Difference between revisions of "Aponaptriyā"

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<small>By Swami Harshananda</small>
 
<small>By Swami Harshananda</small>
  
Aponaptriyā is [[a]] minor ritual conducted during the Somayāga. Water is drawn from a river on the day prior to the extraction of the soma juice and preserved in a vessel called vasatīvarī. Then the water drawn on the morning of ritual extraction is kept in vessels named ekadhanā and ceremonially mixed with appropriate hymns.<ref>[[Rgveda]] 10.30</ref>  
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Aponaptriyā is [[a]] minor ritual conducted during the [[Somayāga]]. Water is drawn from a river on the day prior to the extraction of the [[soma]] juice and preserved in a vessel called vasatīvarī. Then the water drawn on the morning of ritual extraction is kept in vessels named ekadhanā and ceremonially mixed with appropriate hymns.<ref>[[Rgveda]] 10.30</ref>  
  
 
This hymn is also known by the same name as the rite itself. The [[hotṛ]] (priest, representing the [[Rgveda]]) is advised to recite the first stanza (pra devatrā [[brahma]]ṇe ...) continuously thrice. This will induce Parjanya, the rain-god, to give rains where and when necessary.
 
This hymn is also known by the same name as the rite itself. The [[hotṛ]] (priest, representing the [[Rgveda]]) is advised to recite the first stanza (pra devatrā [[brahma]]ṇe ...) continuously thrice. This will induce Parjanya, the rain-god, to give rains where and when necessary.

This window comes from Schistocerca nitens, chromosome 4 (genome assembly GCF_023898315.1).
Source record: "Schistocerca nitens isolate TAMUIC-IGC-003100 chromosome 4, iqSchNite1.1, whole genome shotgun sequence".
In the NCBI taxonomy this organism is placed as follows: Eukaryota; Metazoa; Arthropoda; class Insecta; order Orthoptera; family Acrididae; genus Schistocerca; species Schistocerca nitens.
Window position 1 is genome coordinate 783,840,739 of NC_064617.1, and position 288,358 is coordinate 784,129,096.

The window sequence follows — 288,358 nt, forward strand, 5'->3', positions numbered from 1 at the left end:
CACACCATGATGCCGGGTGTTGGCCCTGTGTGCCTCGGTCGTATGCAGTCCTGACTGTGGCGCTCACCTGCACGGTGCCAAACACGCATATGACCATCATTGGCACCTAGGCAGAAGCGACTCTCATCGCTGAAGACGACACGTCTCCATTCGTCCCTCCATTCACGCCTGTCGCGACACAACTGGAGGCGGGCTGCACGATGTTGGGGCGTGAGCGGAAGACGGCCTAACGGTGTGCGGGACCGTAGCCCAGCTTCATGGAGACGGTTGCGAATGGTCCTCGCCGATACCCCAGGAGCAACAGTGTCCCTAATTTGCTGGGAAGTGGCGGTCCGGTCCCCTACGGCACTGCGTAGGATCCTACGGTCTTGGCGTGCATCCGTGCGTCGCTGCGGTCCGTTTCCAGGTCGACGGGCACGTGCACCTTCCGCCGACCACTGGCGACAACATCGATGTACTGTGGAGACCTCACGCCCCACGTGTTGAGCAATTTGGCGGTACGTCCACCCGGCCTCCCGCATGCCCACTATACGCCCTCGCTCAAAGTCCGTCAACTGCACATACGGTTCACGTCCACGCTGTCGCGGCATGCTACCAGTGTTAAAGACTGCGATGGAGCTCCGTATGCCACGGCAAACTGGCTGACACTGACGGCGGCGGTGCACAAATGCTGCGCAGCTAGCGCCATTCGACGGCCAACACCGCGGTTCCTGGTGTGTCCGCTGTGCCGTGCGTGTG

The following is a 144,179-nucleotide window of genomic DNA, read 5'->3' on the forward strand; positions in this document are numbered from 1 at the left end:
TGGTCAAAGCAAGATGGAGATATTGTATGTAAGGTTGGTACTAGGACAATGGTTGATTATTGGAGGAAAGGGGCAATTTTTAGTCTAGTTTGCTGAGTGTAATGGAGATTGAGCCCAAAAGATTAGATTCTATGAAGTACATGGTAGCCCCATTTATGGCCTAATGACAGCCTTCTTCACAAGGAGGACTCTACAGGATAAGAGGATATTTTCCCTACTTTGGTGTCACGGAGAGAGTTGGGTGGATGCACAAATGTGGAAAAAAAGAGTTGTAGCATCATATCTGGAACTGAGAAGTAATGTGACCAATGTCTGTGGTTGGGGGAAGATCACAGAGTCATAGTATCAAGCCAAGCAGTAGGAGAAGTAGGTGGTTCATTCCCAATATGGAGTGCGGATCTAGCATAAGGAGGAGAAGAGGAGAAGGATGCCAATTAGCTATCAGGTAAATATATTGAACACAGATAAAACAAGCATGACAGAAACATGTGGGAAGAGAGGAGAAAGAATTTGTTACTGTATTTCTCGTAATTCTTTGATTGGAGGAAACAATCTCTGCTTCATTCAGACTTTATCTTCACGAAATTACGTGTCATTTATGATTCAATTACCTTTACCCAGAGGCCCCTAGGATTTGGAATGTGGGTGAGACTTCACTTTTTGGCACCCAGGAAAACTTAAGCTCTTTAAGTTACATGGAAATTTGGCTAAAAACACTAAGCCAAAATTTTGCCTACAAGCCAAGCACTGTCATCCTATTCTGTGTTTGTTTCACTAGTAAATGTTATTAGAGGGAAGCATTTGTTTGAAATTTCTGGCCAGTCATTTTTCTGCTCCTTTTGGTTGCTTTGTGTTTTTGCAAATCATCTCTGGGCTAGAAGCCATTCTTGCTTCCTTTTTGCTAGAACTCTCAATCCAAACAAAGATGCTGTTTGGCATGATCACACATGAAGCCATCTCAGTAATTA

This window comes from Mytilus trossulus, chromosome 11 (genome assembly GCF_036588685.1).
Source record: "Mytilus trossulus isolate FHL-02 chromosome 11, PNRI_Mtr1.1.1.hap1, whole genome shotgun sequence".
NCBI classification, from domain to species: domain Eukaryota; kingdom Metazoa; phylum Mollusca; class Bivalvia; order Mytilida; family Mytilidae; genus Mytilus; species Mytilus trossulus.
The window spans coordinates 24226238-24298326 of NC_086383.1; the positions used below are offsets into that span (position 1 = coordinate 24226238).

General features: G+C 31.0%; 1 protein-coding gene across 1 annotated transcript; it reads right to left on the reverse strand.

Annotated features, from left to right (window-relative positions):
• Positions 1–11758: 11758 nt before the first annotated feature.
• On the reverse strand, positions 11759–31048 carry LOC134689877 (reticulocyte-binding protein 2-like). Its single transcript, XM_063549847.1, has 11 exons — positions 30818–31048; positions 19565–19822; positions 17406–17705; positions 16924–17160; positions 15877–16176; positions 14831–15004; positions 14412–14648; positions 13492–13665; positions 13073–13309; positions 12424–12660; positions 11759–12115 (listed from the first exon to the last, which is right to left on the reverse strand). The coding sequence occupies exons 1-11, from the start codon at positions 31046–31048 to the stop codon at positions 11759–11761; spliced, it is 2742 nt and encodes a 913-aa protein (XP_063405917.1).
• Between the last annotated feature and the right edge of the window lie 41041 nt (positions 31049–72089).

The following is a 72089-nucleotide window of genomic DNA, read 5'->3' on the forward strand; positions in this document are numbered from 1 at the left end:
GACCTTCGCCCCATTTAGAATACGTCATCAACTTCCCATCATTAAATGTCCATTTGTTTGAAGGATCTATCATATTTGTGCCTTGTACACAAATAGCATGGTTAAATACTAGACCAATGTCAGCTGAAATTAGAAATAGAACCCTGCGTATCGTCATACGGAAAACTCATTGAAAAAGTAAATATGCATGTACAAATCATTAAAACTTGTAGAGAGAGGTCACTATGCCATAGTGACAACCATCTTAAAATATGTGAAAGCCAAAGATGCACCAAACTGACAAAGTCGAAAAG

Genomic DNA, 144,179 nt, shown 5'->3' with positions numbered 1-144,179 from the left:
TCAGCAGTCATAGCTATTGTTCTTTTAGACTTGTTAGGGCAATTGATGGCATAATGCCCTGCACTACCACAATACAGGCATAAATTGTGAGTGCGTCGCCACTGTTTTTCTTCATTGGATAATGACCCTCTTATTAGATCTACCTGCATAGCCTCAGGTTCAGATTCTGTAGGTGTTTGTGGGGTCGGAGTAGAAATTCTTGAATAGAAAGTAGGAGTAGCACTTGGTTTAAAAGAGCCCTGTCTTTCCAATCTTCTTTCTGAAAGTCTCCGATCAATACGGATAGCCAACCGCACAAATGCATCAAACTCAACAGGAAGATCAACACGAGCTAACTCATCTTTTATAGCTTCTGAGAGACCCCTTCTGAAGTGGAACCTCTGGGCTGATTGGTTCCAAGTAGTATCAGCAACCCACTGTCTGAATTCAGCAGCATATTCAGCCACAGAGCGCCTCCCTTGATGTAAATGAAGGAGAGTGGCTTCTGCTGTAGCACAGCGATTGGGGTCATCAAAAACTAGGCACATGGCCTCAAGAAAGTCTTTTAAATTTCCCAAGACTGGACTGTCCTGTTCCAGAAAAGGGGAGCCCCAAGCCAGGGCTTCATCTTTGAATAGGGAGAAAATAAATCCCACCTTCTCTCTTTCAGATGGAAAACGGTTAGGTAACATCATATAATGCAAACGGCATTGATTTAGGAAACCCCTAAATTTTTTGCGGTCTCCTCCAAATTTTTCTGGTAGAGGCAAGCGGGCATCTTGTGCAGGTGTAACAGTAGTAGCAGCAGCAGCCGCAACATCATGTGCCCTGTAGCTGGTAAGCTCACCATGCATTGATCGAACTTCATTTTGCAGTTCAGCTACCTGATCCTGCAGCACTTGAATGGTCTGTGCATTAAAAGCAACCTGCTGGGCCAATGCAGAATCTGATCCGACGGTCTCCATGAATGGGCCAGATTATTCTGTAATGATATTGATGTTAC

Latest revision as of 10:42, 15 December 2016

By Swami Harshananda

Sometimes transliterated as: Aponaptriya, AponaptriyA, Aponaptriyaa


Aponaptriyā is a minor ritual conducted during the Somayāga. Water is drawn from a river on the day prior to the extraction of the soma juice and preserved in a vessel called vasatīvarī. Then the water drawn on the morning of ritual extraction is kept in vessels named ekadhanā and ceremonially mixed with appropriate hymns.[1]

This hymn is also known by the same name as the rite itself. The hotṛ (priest, representing the Rgveda) is advised to recite the first stanza (pra devatrā brahmaṇe ...) continuously thrice. This will induce Parjanya, the rain-god, to give rains where and when necessary.

This rite will also help the yajamāna (performer of sacrifice) to complete the sacrifice without any obstacles or hitch.


References

  1. Rgveda 10.30
  • The Concise Encyclopedia of Hinduism, Swami Harshananda, Ram Krishna Math, Bangalore